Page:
A gateway is “a computer that sits between different networks or applications. The gateway converts information, data or other communications from one protocol or format to another,” according to Gartner.
A secure file transfer gateway is used by on-premises file transfer systems for external file transfer. It sits outside of the enterprise local area network (LAN) in the demilitarized zone (DMZ). It’s placed in the DMZ so that external parties aren’t connecting to a server in the corporate LAN. This adds a layer of protection and eliminates the need to open outbound ports.
How Does a Gateway Work?
I’ll use the example of an SFTP file transfer from a partner to the enterprise:
- The partner’s server sends files to the gateway.
- The gateway translates or encrypts the information, which may cause a short delay.
- The gateway forwards the files to the internal enterprise server over a pre-established connection.
In the steps above, the gateway can’t decide to allow or block the incoming traffic. Because of this vulnerability, gateways are often configured to act as a proxy server, reverse proxy or firewall.
Gateways are configured to act like proxy servers or reverse proxies so that they can block websites or hide computers’ IP addresses. Gateways may be configured to act like a firewall to block unwanted traffic and malicious software.
Disadvantages of File Transfer Gateways
There are four main disadvantages of a file transfer gateway:
- It delays file transfers, which may affect productivity.
- It adds a potential point of failure.
- It requires additional IT time to set up, maintain and troubleshoot.
- It diverts IT resources away from more important projects.
If the secure file transfer gateway translates or encrypts information before sending it to the recipient, file transfers are delayed. The delay could be small (milliseconds or seconds) if the payload is small, but as payloads grow, delays grow with them.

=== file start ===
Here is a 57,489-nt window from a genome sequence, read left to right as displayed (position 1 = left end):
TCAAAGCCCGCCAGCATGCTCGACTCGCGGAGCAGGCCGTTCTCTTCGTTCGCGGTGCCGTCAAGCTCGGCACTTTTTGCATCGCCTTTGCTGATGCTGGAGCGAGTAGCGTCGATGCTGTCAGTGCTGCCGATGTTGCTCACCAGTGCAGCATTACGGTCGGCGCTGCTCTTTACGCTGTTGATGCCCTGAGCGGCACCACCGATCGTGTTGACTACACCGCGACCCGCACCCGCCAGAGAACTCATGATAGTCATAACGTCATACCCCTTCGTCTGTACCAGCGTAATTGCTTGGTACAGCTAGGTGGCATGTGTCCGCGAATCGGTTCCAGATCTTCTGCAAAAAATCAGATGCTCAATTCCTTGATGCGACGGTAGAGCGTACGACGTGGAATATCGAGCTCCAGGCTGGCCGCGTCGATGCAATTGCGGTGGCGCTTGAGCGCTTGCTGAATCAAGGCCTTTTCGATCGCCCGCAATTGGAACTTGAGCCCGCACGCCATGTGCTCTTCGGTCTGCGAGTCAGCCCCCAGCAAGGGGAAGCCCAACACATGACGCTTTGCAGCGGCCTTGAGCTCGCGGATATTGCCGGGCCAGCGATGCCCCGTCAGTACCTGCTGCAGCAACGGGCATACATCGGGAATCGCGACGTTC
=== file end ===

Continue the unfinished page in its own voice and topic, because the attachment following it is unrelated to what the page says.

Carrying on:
A delay of several minutes or hours before files are delivered could limit employees’ productivity and reduce customer satisfaction.
If you use a file transfer gateway, your IT and cybersecurity teams need to plan around another potential point of failure. You need to figure out where to reroute traffic if the gateway fails and how to keep the gateway secure.
Gateways require maintenance just like any other part of an IT ecosystem.
Because gateways take time to set up and maintain, IT team members have less time to devote to value-adding projects. As a result, an IT team may end up behind their competitors in digital transformation and other initiatives.
Replace File Transfer Gateways with MFT Agents
The Thru Node is an managed file transfer (MFT) agent, a lightweight runtime, installed on the LAN connected over HTTPS to the MFT system in the cloud. This design eliminates the need to have a gateway server in the DMZ without compromising file transfer security.
- Uses outbound port 443 (HTTPS) which is generally open to access the internet.
- Thru Node can also be used for internal LAN to LAN transfers.
- Depreciate SFTP from your file transfer landscape.